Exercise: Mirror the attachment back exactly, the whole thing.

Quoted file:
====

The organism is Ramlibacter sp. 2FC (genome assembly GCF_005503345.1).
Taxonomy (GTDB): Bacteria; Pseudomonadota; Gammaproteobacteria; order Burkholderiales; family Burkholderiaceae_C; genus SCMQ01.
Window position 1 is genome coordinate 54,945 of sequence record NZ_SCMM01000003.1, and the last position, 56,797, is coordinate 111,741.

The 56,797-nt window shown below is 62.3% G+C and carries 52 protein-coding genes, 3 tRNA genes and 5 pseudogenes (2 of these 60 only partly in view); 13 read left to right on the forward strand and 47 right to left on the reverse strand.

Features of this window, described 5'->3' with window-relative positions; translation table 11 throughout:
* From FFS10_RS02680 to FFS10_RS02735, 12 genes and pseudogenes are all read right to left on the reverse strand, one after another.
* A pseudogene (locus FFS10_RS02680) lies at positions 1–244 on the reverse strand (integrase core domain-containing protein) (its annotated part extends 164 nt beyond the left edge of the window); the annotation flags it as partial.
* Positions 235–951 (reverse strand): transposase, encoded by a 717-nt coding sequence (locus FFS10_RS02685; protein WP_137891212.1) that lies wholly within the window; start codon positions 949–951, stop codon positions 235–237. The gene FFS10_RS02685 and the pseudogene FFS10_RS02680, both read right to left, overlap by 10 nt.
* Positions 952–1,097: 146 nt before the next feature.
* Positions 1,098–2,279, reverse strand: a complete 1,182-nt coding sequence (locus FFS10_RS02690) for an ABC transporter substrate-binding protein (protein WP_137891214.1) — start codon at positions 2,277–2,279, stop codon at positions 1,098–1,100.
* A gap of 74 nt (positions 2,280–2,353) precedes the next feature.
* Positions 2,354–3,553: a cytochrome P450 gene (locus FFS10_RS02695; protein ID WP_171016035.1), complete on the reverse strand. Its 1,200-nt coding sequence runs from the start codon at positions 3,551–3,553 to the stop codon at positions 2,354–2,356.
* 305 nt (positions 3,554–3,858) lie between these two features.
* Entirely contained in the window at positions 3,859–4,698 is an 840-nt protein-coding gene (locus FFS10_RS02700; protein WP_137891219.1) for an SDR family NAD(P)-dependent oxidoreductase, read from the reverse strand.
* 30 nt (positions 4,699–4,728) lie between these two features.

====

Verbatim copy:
The organism is Ramlibacter sp. 2FC (genome assembly GCF_005503345.1).
Taxonomy (GTDB): Bacteria; Pseudomonadota; Gammaproteobacteria; order Burkholderiales; family Burkholderiaceae_C; genus SCMQ01.
Window position 1 is genome coordinate 54,945 of sequence record NZ_SCMM01000003.1, and the last position, 56,797, is coordinate 111,741.

The 56,797-nt window shown below is 62.3% G+C and carries 52 protein-coding genes, 3 tRNA genes and 5 pseudogenes (2 of these 60 only partly in view); 13 read left to right on the forward strand and 47 right to left on the reverse strand.

Features of this window, described 5'->3' with window-relative positions; translation table 11 throughout:
* From FFS10_RS02680 to FFS10_RS02735, 12 genes and pseudogenes are all read right to left on the reverse strand, one after another.
* A pseudogene (locus FFS10_RS02680) lies at positions 1–244 on the reverse strand (integrase core domain-containing protein) (its annotated part extends 164 nt beyond the left edge of the window); the annotation flags it as partial.
* Positions 235–951 (reverse strand): transposase, encoded by a 717-nt coding sequence (locus FFS10_RS02685; protein WP_137891212.1) that lies wholly within the window; start codon positions 949–951, stop codon positions 235–237. The gene FFS10_RS02685 and the pseudogene FFS10_RS02680, both read right to left, overlap by 10 nt.
* Positions 952–1,097: 146 nt before the next feature.
* Positions 1,098–2,279, reverse strand: a complete 1,182-nt coding sequence (locus FFS10_RS02690) for an ABC transporter substrate-binding protein (protein WP_137891214.1) — start codon at positions 2,277–2,279, stop codon at positions 1,098–1,100.
* A gap of 74 nt (positions 2,280–2,353) precedes the next feature.
* Positions 2,354–3,553: a cytochrome P450 gene (locus FFS10_RS02695; protein ID WP_171016035.1), complete on the reverse strand. Its 1,200-nt coding sequence runs from the start codon at positions 3,551–3,553 to the stop codon at positions 2,354–2,356.
* 305 nt (positions 3,554–3,858) lie between these two features.
* Entirely contained in the window at positions 3,859–4,698 is an 840-nt protein-coding gene (locus FFS10_RS02700; protein WP_137891219.1) for an SDR family NAD(P)-dependent oxidoreductase, read from the reverse strand.
* 30 nt (positions 4,699–4,728) lie between these two features.